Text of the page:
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Parents helping children break Facebook age limits

Children's Minister Tim Loughton has claimed that parents are helping their children set up under-age profiles on social networking site Facebook, meaning that children were getting involved in social media too early.

Facebook has a limit of 13 years of age for an account

Children's Minister Tim Loughton has claimed that parents are helping their children set up under-age profiles on social networking site Facebook, meaning that children were getting involved in social media too early.

Mr Loughton commented that parents had a responsibility to monitor youngsters' online activity, adding: "Having a Facebook page, you should be at least 13 to do that. That is not legally enforceable. We know, and I know from personal experience, the temptations for younger children to set up a Facebook site and get involved with social media. And I also know that in too many cases they do that aided and abetted by parents. So it's not just a question of giving information to parents, it's making sure parents are acting responsibly on behalf of their children too."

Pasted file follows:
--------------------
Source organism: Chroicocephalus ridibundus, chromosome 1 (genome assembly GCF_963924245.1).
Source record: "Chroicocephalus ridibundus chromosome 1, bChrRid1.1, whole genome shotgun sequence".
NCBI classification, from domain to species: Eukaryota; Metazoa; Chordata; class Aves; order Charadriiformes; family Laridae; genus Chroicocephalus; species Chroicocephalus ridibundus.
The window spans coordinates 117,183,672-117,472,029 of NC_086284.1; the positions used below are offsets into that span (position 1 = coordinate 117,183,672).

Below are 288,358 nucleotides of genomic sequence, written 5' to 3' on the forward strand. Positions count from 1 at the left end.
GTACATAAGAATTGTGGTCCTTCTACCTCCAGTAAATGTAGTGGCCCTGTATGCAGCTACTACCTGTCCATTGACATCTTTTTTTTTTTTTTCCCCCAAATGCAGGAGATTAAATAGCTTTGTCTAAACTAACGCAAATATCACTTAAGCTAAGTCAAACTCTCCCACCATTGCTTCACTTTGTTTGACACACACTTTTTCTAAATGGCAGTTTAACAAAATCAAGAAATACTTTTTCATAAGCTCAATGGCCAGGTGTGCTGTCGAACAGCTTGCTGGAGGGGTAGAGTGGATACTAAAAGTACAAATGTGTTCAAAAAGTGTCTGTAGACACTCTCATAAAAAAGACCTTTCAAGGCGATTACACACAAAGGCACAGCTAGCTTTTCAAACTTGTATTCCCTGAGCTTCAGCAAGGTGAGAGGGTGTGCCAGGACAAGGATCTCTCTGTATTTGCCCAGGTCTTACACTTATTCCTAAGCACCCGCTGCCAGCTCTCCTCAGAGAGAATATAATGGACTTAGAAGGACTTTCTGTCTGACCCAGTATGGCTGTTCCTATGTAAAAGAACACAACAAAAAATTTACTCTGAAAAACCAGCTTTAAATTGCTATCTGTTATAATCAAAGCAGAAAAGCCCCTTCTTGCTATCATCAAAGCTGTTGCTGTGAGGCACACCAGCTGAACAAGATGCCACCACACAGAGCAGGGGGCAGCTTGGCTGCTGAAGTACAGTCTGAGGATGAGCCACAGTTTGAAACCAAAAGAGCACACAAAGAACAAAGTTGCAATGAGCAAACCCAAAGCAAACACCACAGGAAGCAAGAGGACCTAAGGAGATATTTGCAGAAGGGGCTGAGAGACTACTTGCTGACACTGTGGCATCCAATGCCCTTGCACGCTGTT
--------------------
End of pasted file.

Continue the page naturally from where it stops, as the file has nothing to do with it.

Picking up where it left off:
When individuals set up Facebook accounts, they are asked to certify that they are 13 or over by entering a date of birth. If the date of birth shows them to be younger they are prevented from continuing.

A Facebook spokeswoman said it set the age limit for setting up accounts to comply with international regulations on children accessing social media. It also said it applied more stringent protections and security settings for its younger users aged between 13 and 17.

This involves limiting who can see what teenagers post on their accounts to people in their social networks - Facebook friends, friends of friends, and people they have a prior connection with.
"We maintain added protections and security settings for teens (age 13-17) that ensure their timelines and posts don't show up in public search results," Facebook says on its website.

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